And then, a miracle. One of them has started speaking. It sounds like… can it be true? Yes! He’s talking like he’s a Christian. God has sent his cavalry after all. Not the student Ren would have picked. An olive-looking guy with a baseball cap, and chains, and sports jacket. Probably Greek, and brought up in a religious household. Not what you would call articulate. Halting and confused. But he’s speaking. Ren feels like Oliver Sacks at Beth Abrahams, as the first encephalitic patient on the ward responds to L-DOPA. He tries to prevent a big Robin Williams-style grin from spreading across his face. Play it cool, he thinks, don’t scare him off. Act as though a student like you talking in a seminar is the most natural thing in the world, and no big deal.
Ren doesn’t know whether this guy really is much of a Christian, or whether he’s just worked out that he can play this role as a way to pass time. Or to look like he’s contributing more than the Sleeping Beauties in the rest of the class. Perhaps he’s willing to assume any role in order to rise above being cast as just another cadaver.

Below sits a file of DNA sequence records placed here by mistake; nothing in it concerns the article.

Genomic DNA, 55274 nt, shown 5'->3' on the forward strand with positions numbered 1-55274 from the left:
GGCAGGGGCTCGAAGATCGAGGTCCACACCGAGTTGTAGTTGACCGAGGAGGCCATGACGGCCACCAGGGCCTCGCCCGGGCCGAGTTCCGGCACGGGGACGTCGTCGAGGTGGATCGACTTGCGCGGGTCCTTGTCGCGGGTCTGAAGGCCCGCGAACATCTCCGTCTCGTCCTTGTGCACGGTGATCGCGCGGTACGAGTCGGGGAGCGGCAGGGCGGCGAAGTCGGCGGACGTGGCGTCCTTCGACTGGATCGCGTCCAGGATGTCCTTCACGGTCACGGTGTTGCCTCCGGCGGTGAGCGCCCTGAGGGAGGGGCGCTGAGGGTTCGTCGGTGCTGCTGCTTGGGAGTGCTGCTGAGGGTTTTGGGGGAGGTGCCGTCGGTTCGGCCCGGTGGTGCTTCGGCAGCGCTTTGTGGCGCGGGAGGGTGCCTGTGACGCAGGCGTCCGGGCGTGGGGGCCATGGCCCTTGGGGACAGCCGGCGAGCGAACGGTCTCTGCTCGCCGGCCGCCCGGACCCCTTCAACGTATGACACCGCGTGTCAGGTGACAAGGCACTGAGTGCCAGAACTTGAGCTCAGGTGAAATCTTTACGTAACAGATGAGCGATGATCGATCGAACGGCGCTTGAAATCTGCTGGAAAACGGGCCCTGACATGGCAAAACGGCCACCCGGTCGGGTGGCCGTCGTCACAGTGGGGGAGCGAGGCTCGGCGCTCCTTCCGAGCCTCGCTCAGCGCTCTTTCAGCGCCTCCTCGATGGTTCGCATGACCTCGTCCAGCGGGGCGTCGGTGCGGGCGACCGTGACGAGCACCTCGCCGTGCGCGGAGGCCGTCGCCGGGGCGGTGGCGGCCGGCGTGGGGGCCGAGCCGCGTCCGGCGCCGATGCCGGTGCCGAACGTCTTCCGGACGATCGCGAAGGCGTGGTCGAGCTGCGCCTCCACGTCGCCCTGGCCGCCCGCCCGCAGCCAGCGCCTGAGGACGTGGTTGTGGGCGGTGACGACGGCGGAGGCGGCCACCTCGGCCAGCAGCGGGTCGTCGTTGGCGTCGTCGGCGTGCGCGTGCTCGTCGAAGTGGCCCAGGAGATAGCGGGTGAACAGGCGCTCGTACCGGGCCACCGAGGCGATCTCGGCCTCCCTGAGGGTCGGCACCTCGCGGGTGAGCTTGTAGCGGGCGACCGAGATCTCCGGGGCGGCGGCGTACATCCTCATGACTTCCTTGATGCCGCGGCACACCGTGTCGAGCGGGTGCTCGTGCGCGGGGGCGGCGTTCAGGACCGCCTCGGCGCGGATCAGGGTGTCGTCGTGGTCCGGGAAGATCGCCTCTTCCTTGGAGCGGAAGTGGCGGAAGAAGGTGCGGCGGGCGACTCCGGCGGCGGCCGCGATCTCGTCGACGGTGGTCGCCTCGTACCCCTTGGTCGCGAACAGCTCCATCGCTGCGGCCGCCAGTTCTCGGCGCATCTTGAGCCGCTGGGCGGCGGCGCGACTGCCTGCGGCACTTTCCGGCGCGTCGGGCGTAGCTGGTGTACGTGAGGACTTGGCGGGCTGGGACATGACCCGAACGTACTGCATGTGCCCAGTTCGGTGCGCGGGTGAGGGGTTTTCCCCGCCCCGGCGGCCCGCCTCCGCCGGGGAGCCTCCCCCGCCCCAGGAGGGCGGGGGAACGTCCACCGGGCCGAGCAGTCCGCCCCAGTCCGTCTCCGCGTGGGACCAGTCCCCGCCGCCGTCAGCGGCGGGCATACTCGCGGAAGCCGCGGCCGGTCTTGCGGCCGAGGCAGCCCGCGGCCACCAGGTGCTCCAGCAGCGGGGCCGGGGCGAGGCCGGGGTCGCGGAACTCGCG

It isn’t a great conversation, it’s stilted, and full of misunderstandings, and it takes great effort from Ren to keep it going, but keep it going he does. It sounds like the guy is parroting things his parents have said, but in this situation it doesn’t matter what you bring to the party, as long as it’s alcoholic. Fifteen minutes to go. Then the girl next to him starts chipping in a bit as well. Ten minutes to go. Ren has to do some talking. Then a late burst from the Grecian. Not bad. With three minutes left on the clock, Ren calls a halt.